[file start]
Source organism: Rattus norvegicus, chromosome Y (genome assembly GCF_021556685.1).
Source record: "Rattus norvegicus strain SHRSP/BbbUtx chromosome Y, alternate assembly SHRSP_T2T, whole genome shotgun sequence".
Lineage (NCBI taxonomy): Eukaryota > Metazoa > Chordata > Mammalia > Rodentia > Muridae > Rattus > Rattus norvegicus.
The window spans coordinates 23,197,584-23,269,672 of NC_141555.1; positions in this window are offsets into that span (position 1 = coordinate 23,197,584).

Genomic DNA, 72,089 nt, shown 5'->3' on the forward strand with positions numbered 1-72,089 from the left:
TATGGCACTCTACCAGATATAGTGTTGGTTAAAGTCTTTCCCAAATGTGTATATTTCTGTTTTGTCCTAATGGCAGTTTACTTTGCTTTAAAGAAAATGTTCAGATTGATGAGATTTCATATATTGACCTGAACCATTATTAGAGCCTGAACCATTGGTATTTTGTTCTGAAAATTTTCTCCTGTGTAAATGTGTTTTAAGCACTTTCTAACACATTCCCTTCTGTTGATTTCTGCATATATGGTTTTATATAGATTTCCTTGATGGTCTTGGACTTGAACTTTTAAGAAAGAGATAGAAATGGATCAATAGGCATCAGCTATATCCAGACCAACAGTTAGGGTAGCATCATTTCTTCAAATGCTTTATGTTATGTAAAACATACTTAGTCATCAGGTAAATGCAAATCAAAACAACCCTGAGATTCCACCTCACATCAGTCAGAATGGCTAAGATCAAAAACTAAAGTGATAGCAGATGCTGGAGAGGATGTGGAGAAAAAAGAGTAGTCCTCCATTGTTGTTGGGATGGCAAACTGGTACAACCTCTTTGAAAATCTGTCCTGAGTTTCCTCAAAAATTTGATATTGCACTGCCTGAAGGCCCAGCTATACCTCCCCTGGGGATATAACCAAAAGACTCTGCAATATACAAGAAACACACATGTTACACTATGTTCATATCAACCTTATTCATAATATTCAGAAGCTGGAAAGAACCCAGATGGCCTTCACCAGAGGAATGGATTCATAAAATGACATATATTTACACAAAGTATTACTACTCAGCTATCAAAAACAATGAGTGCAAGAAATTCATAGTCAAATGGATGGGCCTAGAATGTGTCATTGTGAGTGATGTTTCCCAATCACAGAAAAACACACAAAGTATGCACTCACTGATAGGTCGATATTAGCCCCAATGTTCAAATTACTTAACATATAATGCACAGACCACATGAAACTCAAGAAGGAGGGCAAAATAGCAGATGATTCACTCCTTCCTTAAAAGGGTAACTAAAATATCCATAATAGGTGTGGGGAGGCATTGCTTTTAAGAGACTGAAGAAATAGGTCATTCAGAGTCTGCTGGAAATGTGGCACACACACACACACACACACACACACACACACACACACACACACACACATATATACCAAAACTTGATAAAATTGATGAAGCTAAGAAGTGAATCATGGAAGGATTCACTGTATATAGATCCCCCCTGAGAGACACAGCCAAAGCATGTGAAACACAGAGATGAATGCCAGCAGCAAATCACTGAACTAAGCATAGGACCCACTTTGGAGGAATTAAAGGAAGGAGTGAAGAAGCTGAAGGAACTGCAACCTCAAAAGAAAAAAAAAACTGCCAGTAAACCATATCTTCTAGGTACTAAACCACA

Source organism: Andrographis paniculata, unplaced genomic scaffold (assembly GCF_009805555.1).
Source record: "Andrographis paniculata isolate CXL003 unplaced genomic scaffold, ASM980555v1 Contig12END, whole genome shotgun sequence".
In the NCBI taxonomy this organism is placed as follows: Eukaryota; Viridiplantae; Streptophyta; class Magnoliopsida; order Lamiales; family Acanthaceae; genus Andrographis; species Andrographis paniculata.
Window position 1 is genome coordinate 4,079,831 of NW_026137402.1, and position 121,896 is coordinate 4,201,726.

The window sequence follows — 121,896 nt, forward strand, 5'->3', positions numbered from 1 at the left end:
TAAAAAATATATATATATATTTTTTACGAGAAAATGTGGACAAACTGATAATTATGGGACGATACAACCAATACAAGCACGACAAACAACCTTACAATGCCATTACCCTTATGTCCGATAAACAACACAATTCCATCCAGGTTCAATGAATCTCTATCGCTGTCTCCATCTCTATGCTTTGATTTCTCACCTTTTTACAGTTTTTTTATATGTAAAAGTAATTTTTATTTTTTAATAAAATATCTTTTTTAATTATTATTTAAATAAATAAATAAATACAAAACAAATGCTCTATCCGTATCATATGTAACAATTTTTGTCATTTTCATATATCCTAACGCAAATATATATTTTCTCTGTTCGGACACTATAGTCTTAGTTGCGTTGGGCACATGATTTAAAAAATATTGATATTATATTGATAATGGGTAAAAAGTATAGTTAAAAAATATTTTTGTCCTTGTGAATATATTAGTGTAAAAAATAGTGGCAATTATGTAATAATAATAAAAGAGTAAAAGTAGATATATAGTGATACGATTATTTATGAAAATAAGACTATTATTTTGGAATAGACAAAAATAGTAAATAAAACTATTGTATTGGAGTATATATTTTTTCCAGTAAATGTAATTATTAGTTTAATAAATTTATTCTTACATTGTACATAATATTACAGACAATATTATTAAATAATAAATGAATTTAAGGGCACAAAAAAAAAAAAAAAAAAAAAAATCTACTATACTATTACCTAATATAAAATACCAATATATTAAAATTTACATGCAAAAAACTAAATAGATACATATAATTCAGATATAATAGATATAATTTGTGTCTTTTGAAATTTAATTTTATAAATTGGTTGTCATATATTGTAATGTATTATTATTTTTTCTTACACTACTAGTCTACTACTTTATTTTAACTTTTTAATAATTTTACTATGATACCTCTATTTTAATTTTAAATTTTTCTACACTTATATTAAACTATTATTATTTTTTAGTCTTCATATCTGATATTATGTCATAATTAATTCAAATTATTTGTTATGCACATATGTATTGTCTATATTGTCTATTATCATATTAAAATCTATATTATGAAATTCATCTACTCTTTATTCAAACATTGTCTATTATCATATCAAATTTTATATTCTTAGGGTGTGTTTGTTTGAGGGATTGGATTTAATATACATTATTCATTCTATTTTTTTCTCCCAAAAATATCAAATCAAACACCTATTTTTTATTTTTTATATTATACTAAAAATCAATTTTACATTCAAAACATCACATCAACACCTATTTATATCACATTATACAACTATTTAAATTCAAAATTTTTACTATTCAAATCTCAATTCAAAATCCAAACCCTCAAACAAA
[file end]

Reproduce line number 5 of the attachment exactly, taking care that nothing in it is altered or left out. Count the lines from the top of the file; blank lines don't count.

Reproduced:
Genomic DNA, 72,089 nt, shown 5'->3' on the forward strand with positions numbered 1-72,089 from the left: